Pontus plans to operate the two production systems separately for lentils and trout using its proprietary closed-loop growing system known as CEVAS (Closed Environmental Vertical Aquaponics System). The system is said to feature state-of-the-art analytics, machine learning and artificial intelligence to optimize the growth of the water lentils. 95 per cent of the water is re-circulated, and CO2 is captured and reused.
Water lentils are ready for harvest every 24 hours within the CEVAS system. Because there was no known technology available for harvesting the crop, Pontus developed the Harvesting Automated Robotic Vehicle (HARV) in partnership with Calgary-based Automation Experts.
This ‘vertical rack’ robotic system enables a robot to operate along a system of vertical and horizontal rails to complete automated tasks. These rail systems, like ones found in large warehouses all over the world, maintain the health of the crop and harvests daily, minimizing chances of contamination, as well as enabling highly efficient production.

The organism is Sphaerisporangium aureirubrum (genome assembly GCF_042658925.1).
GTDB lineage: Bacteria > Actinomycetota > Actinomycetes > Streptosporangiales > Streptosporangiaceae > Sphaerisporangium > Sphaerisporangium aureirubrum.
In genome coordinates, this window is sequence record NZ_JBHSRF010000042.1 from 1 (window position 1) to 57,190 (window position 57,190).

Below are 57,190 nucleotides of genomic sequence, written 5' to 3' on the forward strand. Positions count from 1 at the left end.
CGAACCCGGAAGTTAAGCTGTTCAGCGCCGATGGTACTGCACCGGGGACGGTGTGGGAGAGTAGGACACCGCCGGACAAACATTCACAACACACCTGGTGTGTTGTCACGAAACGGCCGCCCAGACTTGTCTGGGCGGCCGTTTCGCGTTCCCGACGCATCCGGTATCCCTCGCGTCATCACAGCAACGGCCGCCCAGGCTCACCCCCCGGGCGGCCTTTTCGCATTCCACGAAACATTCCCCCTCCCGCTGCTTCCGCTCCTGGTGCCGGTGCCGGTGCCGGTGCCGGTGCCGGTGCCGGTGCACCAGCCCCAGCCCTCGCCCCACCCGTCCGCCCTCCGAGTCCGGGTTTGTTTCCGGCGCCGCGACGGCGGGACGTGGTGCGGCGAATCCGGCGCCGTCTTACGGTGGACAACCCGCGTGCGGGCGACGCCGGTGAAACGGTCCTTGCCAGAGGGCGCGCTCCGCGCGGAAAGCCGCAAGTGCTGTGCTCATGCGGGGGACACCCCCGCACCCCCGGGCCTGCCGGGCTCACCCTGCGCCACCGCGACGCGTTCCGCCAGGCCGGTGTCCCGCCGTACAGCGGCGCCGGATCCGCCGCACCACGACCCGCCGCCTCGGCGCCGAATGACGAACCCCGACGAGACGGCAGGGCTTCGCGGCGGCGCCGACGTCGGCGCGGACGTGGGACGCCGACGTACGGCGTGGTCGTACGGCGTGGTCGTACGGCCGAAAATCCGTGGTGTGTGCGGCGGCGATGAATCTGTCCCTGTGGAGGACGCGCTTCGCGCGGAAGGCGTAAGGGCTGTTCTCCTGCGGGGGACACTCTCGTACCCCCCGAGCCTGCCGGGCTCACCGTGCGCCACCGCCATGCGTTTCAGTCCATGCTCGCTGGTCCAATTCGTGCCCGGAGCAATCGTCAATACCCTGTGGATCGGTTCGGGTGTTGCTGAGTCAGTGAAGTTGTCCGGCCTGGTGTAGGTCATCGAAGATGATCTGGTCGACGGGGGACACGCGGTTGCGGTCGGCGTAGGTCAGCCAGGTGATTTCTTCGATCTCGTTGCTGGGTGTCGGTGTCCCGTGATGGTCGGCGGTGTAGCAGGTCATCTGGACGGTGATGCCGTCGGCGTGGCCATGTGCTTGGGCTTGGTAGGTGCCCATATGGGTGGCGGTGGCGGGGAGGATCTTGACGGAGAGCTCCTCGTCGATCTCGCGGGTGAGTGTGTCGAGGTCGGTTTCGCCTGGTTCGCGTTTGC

“HARV moves between our stacked beds, detecting mature lentils ready for harvest and harvesting them into a strainer basket,” explains Pontus Protein’s chief technology officer, Steve McArthur. “When it detects that its basket is full, HARV goes down and empties it. Its low profile allows for nine levels of vertical farming in our current facility, but the level number could be increased in future facilities. We developed HARV to fit our vertical farming system, which goes against the traditional way of trying to design vertical farming beds to enable some type of efficient harvest.”
The company’s protein product will first be marketed to consumers as an ingredient for smoothies, cooking, and baking, as well as to other companies as a nutraceutical food ingredient with potential health benefits and disease prevention properties. In the future, powdered and/or raw water lentils will be used in the company’s own beverages and protein bars.